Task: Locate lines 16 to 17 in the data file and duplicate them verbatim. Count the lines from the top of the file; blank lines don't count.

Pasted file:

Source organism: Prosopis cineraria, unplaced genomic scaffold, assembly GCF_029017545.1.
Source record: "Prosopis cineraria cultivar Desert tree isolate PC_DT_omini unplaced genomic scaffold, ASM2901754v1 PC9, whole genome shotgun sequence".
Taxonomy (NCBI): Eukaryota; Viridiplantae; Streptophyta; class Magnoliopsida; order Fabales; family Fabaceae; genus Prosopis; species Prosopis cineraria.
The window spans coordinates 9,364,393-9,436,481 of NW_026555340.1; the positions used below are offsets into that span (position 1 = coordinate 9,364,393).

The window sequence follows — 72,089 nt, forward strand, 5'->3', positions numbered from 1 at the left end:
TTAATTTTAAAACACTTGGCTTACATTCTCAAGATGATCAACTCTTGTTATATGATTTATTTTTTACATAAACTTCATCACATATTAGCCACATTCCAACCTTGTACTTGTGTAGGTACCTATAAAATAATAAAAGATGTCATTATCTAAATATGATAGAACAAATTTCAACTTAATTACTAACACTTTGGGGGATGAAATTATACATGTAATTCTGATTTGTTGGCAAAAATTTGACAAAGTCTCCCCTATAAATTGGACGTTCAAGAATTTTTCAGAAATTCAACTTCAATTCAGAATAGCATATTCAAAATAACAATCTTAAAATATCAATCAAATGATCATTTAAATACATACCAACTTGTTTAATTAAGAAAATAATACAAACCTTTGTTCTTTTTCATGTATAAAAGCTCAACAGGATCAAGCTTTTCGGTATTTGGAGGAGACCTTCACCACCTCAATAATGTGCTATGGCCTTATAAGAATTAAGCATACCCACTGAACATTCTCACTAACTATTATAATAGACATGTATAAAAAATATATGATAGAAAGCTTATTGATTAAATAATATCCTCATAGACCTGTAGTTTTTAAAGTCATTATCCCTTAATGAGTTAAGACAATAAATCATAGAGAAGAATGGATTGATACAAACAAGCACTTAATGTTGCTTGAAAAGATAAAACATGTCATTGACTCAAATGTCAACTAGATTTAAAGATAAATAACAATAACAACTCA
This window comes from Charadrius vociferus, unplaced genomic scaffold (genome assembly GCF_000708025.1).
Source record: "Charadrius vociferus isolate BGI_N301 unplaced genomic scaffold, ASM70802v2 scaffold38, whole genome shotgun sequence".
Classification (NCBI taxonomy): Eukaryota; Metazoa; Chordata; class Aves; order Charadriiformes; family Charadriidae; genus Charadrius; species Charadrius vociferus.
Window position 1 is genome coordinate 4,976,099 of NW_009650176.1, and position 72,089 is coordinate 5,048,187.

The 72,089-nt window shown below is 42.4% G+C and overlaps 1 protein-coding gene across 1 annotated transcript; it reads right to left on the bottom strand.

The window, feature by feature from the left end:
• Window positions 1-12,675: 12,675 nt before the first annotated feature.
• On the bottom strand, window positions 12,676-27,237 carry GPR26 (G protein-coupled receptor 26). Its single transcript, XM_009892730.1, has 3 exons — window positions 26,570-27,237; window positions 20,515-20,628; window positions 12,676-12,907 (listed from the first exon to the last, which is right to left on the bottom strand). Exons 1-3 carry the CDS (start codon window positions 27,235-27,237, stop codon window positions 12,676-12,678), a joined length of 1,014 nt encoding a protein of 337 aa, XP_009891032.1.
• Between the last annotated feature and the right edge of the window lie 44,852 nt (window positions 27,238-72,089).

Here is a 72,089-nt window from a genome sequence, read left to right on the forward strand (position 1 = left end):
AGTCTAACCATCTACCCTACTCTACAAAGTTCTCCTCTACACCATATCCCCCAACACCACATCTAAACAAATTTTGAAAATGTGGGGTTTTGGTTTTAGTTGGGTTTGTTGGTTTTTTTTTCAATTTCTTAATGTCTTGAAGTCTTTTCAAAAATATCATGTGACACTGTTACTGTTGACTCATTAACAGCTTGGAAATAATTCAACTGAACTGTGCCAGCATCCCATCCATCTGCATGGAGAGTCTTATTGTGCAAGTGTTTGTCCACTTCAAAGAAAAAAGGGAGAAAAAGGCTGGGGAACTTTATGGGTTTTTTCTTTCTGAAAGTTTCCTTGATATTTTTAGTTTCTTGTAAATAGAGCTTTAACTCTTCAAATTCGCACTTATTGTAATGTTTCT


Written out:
Here is a 72,089-nt window from a genome sequence, read left to right on the forward strand (position 1 = left end):
AGTCTAACCATCTACCCTACTCTACAAAGTTCTCCTCTACACCATATCCCCCAACACCACATCTAAACAAATTTTGAAAATGTGGGGTTTTGGTTTTAGTTGGGTTTGTTGGTTTTTTTTTCAATTTCTTAATGTCTTGAAGTCTTTTCAAAAATATCATGTGACACTGTTACTGTTGACTCATTAACAGCTTGGAAATAATTCAACTGAACTGTGCCAGCATCCCATCCATCTGCATGGAGAGTCTTATTGTGCAAGTGTTTGTCCACTTCAAAGAAAAAAGGGAGAAAAAGGCTGGGGAACTTTATGGGTTTTTTCTTTCTGAAAGTTTCCTTGATATTTTTAGTTTCTTGTAAATAGAGCTTTAACTCTTCAAATTCGCACTTATTGTAATGTTTCT